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Mobile workbench on castors

Super Contributor
Super Contributor

This workbench was upcycled with wheels and a larger frame to offer more workspace and make it portable.





The project


My newly modified workbench is now mobile. I had to take apart my existing workbench and build a frame so I could install wheels.




I also had to reduce the height of the bench, cupboards and re-do some of the drawers, and I added a new ash timber benchtop from Bunnings.




The holes on the back of the workbench are for pegs to support long pieces of timber when cutting or planing. I can also place a clamp in the hole if required. I want to drill a hole on top of the vice and the benchtop in the near future for clamping wide boards by using the vice as a clamp.




The top has three coats of Bondall Monocel Satin Waterbased Clear Wood Varnish.




Before and after






How to build a workbench


Learn how to build your own portable workbench with plenty of storage by following this step-by-step guide by experienced Workshop member Peggers. There’s also a guide for building a matching garage storage unit so you can keep everything you need for your next build close at hand.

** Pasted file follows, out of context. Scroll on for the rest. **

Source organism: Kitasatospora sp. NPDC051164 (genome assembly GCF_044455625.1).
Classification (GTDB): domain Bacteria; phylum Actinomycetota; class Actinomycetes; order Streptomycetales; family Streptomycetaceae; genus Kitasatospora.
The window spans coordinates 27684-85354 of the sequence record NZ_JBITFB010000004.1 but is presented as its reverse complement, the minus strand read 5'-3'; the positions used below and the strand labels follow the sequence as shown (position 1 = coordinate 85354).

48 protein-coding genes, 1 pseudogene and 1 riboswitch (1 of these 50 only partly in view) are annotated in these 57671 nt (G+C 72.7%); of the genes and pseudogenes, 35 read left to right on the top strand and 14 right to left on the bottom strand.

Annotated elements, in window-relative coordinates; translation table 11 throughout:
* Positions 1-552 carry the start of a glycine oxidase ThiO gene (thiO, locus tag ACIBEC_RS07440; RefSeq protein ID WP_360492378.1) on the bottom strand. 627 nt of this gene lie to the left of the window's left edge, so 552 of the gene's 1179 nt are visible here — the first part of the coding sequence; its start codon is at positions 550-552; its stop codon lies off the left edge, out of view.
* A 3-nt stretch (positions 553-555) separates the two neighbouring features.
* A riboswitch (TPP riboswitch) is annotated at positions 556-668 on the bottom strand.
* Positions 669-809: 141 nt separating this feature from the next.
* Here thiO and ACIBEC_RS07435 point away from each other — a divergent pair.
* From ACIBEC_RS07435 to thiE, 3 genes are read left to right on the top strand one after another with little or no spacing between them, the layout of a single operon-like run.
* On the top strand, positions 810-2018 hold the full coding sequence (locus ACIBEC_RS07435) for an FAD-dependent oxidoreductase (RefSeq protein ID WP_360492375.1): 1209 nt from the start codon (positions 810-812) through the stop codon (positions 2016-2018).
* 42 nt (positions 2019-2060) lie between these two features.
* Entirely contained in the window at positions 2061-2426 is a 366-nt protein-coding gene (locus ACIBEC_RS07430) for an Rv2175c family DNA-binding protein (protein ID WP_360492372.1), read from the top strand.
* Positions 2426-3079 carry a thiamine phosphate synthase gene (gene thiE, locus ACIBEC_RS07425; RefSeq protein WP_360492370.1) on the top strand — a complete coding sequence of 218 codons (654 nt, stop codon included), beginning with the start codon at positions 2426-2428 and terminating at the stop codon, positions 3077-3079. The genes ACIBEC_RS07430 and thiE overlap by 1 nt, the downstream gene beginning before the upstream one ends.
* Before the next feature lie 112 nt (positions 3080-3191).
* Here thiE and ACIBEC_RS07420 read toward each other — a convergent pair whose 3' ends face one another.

More D.I.Y. workbench projects


Workshop member Hazel built her table saw into this portable workbench and used reclaimed timber from a tenpin bowling lane for an extra sturdy top.


Workbench 1.jpeg


In need of more tool storage and a bigger work area, Workshop member Rodney designed this custom workbench with loads of built-in tool storage.


Workbench 2.jpeg


Unable to find a portable workbench that ticked all the boxes, Bunnings Workshop member Tara created her own with lockable castor wheels, space for her drop saw and plenty of storage alongside vertical shelving.




Why join the Bunnings Workshop community?

Workshop is a friendly place to learn, get ideas and find inspiration for your home improvement projects